Hot on the heels of an ambitious debut, instead of resting comfortably on this achievement IQ carved out their own identity on their second record, "The Wake". Everything is updated: the production values are improved; Peter Nicholls sounds more assured as a singer; Mike Holmes guitar is so much richer; the variety of sounds from the keyboard is better. This was a real step forward, in terms of musicianship, songwriting, and production. Everything just seems to have that bit more depth, and maturity.
"The Wake" features three absolute IQ classics, in the form of "Outer Limits", "The Magic Roundabout" and "Headlong" (Some people would say "Widow's Peak" too, but I would place that slightly below these three).
All three of these songs progress really well and contain a lot of dramatic and memorable passages. "Outer Limits" starts the album off with some ominous pounding bass before exploding into life with a very appealing and energetic 5/4 keyboard intro from Martin Orford. This immediately gets things going on a high. In fact when I went to see IQ live, this was their opener. The song is very dynamic and moves effectively between different moods - the loud parts dramatic, the quieter parts full of ominous tension - right up to the end.
This song also really highlights the widening of musical options that came from IQ broadening their sound, especially Martin Orford's keyboards. He offers us some really fun solos in "Outer Limits", as well as now being a lot more effective at creating atmospheres for the rest of the band to utilise, such as the beautiful synth laden opening passage of "The Magic Roundabout". I consider this the best song on the album, the keyboards give a really epic feel to parts of it, the guitar is great, (especially the stunning ending solo of the song), and both play off each other really effectively. Peter Nicholls also moves from very pure vocals over lush keyboards to a compelling feeling of anguish. IQ really do have a Genesis-like knack for making 10-ish minute songs feel truly epic.
"The Magic Roundabout" also features a variation on the first bass riff from "Outer Limits" near the end. I generally like it when bands do this, it helps to make albums feel like a cohesive whole. There are a few more example of this on "The Wake" (such as near the end of "Headlong"), and they are actually done quite subtly, so that I did not spot them straight away. "Headlong" is a great example of how to build to an emotional climax. It starts off low key with Peter Nicholls melancholic vocals only accompanied by a minimal amount of keyboard backing. Slowly things build in intensity, the vocal performance gaining in power with the instruments, to a cresendo of organ and guitar solo. Nicholls then delivers some of the most passionate vocals of the album before we are left with a sweet piece 6/8 guitar from Mike Holmes to end.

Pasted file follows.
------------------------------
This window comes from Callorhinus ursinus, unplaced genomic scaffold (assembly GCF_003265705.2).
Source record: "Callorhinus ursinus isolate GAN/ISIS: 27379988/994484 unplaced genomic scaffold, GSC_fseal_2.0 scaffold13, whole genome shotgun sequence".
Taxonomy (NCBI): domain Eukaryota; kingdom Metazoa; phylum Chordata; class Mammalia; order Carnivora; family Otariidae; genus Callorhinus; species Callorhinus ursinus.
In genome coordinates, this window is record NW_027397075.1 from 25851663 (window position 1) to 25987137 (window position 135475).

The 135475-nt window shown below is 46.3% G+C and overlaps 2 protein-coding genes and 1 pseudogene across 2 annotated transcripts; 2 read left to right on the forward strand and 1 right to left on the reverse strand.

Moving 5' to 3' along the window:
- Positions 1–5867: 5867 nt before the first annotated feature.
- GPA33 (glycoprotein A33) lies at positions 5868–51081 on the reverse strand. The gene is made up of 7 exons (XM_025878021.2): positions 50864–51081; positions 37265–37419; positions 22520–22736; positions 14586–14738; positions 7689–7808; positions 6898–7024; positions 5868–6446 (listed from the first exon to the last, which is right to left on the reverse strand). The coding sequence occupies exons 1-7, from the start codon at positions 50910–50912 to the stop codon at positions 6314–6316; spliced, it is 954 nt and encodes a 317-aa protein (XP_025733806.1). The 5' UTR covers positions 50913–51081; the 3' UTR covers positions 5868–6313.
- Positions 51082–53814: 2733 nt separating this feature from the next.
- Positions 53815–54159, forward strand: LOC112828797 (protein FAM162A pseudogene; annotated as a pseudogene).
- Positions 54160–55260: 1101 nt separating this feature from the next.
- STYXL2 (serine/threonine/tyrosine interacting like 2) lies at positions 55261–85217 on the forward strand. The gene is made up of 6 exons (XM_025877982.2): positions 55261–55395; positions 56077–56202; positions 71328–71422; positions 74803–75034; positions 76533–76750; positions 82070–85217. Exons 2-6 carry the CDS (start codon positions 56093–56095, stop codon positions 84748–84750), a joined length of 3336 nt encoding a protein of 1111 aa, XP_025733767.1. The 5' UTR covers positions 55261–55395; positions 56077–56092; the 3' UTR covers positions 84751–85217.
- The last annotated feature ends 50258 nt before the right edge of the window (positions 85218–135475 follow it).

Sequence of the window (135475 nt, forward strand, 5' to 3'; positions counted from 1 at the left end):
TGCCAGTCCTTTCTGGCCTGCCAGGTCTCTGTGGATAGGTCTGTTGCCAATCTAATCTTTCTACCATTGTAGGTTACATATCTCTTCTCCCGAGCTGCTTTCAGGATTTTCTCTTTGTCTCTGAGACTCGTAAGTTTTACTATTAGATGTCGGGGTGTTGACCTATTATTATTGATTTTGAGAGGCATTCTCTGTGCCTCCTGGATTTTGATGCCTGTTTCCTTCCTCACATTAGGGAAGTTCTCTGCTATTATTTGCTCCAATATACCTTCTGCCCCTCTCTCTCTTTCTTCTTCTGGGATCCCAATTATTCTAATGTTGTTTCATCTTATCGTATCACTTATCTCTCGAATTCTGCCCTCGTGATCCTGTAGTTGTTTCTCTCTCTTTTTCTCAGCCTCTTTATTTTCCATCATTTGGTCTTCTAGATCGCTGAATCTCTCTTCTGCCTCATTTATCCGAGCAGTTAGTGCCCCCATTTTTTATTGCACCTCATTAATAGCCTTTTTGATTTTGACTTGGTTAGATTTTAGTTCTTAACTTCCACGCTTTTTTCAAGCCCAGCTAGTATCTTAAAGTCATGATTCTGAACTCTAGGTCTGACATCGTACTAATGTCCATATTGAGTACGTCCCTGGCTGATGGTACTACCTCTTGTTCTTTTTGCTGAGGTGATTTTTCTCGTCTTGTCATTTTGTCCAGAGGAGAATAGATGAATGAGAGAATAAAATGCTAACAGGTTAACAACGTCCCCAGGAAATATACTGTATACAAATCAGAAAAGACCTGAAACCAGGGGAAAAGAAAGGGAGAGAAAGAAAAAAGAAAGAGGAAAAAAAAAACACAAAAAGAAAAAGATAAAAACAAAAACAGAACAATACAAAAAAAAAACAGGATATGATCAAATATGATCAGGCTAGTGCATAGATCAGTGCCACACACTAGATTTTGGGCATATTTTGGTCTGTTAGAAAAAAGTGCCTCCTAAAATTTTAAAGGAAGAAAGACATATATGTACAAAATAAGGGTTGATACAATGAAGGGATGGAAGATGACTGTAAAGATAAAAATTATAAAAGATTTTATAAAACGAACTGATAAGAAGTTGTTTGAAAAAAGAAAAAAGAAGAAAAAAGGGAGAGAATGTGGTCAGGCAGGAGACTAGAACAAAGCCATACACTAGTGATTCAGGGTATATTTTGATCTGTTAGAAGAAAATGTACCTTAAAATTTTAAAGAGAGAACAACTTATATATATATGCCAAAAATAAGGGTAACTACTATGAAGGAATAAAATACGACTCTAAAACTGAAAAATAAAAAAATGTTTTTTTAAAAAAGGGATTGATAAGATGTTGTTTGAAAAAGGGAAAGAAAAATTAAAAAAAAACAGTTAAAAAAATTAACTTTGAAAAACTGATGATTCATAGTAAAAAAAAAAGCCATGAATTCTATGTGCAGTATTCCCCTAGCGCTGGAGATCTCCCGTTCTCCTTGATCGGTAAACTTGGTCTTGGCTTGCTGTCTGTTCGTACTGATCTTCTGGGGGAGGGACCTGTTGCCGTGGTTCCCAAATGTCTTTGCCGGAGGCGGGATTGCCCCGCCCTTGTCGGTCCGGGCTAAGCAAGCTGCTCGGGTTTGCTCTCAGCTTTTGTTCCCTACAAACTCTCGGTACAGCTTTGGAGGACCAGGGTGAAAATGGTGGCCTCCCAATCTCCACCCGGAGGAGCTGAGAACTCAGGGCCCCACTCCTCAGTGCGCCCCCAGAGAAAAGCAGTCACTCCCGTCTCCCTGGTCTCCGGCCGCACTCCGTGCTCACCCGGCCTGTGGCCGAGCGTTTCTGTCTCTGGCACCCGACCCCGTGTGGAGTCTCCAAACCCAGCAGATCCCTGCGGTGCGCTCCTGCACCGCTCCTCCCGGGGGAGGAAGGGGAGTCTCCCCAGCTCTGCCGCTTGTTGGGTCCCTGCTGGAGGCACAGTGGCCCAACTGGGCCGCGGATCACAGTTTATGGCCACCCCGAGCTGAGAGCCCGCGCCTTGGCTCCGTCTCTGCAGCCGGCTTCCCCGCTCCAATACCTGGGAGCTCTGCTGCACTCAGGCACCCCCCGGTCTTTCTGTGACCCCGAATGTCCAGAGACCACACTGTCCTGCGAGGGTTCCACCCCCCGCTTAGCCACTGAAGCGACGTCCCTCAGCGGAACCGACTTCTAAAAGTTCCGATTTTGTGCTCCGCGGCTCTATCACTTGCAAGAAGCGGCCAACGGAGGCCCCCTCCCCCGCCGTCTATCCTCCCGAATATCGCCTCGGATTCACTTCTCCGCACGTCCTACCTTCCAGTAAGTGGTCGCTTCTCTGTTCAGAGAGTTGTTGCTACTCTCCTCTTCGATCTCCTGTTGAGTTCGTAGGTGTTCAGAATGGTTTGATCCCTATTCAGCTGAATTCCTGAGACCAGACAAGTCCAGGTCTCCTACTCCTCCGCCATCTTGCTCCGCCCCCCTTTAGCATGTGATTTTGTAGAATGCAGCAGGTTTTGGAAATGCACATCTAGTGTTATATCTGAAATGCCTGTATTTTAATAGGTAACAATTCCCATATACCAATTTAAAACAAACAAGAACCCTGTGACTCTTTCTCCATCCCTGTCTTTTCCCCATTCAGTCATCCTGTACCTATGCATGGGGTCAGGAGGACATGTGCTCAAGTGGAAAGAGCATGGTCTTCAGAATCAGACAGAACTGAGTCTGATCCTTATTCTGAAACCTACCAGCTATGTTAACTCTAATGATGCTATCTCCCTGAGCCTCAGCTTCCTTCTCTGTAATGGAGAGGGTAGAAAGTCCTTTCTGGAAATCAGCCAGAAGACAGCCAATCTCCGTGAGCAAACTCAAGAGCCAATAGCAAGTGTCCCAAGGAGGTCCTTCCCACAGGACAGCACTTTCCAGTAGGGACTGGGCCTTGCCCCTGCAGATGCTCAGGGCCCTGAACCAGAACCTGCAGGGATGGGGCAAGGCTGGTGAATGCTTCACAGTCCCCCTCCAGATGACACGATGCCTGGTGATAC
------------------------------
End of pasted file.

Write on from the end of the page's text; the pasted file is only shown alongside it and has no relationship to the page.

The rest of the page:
The other tracks are good (maybe corners a little questionable, though easily worth it for the vocals), but the 3 that I have mentioned above are the highlights. With some very memorable melodies, highly passionate vocals, a complex rhythm section (with Paul Cook on drums and Tim Essau on bass) delivering a good supply of odd time sigs, and the guitar and keyboards feeling really powerful, IQ outdid their excellent debut. One of the best developments from "Tales From The Lush Attic" is that whilst the songs are not necessarily downbeat, there is often a sense of darkness that adds depth to a lot of the songs. Every band member plays their part in this, but it is really Peter Nicholls vocals that lift this record above the rest, whether soaring or agonised, he is always really evocative.
I didn't realise at first, but reading some reviews it seems this is a concept album, exploring the thoughts of someone passing into the afterlife. It's not as dominantly concept based as "Subterranea", but thinking about some of the lyrics, and the way the album works as a whole this actually makes a lot of sense. Just considering the individual songs, I'm hovering between 4 and 5 stars, but on the basis of how well "The Wake" flows as an album (i.e. viewing the album as a whole) I think 5 is the most fitting.
Sadly Peter Nicholls left IQ after this album to form the alternative rock group Niadem's Ghost, and it would be 8 long years before he would record with IQ again. Such a shame after a triumph such as this, but I guess we should just all feel lucky he came back in the end.